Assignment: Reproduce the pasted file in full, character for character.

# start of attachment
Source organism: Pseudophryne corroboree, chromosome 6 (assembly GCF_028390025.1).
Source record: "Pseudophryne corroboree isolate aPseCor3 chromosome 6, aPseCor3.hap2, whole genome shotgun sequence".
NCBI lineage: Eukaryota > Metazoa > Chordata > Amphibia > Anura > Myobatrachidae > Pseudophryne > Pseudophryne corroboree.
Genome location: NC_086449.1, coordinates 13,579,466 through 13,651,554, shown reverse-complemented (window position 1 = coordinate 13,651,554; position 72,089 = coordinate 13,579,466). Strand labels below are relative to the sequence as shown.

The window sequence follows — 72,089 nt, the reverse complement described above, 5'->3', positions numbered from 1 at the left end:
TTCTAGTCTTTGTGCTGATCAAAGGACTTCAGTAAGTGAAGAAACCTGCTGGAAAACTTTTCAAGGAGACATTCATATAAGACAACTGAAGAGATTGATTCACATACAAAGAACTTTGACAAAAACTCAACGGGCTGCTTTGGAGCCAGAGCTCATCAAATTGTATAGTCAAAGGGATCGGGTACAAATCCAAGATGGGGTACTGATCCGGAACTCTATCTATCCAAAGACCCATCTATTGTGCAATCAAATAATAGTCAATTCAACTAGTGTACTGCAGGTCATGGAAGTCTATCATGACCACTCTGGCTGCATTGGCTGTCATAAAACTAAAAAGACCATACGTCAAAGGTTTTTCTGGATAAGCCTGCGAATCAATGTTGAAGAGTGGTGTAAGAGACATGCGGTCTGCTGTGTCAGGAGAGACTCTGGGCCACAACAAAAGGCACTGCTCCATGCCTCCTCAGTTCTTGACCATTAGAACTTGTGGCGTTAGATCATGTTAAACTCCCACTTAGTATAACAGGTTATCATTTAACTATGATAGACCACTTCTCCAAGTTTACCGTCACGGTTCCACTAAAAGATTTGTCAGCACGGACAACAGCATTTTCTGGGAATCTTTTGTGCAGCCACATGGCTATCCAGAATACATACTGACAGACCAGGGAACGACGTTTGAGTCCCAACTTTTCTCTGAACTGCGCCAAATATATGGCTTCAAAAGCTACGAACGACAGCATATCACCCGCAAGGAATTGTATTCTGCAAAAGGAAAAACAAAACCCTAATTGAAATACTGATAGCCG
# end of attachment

Source organism: Pseudophryne corroboree, chromosome 6 (assembly GCF_028390025.1).
Source record: "Pseudophryne corroboree isolate aPseCor3 chromosome 6, aPseCor3.hap2, whole genome shotgun sequence".
NCBI lineage: Eukaryota > Metazoa > Chordata > Amphibia > Anura > Myobatrachidae > Pseudophryne > Pseudophryne corroboree.
Genome location: NC_086449.1, coordinates 13,579,466 through 13,651,554, shown reverse-complemented (window position 1 = coordinate 13,651,554; position 72,089 = coordinate 13,579,466). Strand labels below are relative to the sequence as shown.

The window sequence follows — 72,089 nt, the reverse complement described above, 5'->3', positions numbered from 1 at the left end:
TTCTAGTCTTTGTGCTGATCAAAGGACTTCAGTAAGTGAAGAAACCTGCTGGAAAACTTTTCAAGGAGACATTCATATAAGACAACTGAAGAGATTGATTCACATACAAAGAACTTTGACAAAAACTCAACGGGCTGCTTTGGAGCCAGAGCTCATCAAATTGTATAGTCAAAGGGATCGGGTACAAATCCAAGATGGGGTACTGATCCGGAACTCTATCTATCCAAAGACCCATCTATTGTGCAATCAAATAATAGTCAATTCAACTAGTGTACTGCAGGTCATGGAAGTCTATCATGACCACTCTGGCTGCATTGGCTGTCATAAAACTAAAAAGACCATACGTCAAAGGTTTTTCTGGATAAGCCTGCGAATCAATGTTGAAGAGTGGTGTAAGAGACATGCGGTCTGCTGTGTCAGGAGAGACTCTGGGCCACAACAAAAGGCACTGCTCCATGCCTCCTCAGTTCTTGACCATTAGAACTTGTGGCGTTAGATCATGTTAAACTCCCACTTAGTATAACAGGTTATCATTTAACTATGATAGACCACTTCTCCAAGTTTACCGTCACGGTTCCACTAAAAGATTTGTCAGCACGGACAACAGCATTTTCTGGGAATCTTTTGTGCAGCCACATGGCTATCCAGAATACATACTGACAGACCAGGGAACGACGTTTGAGTCCCAACTTTTCTCTGAACTGCGCCAAATATATGGCTTCAAAAGCTACGAACGACAGCATATCACCCGCAAGGAATTGTATTCTGCAAAAGGAAAAACAAAACCCTAATTGAAATACTGATAGCCG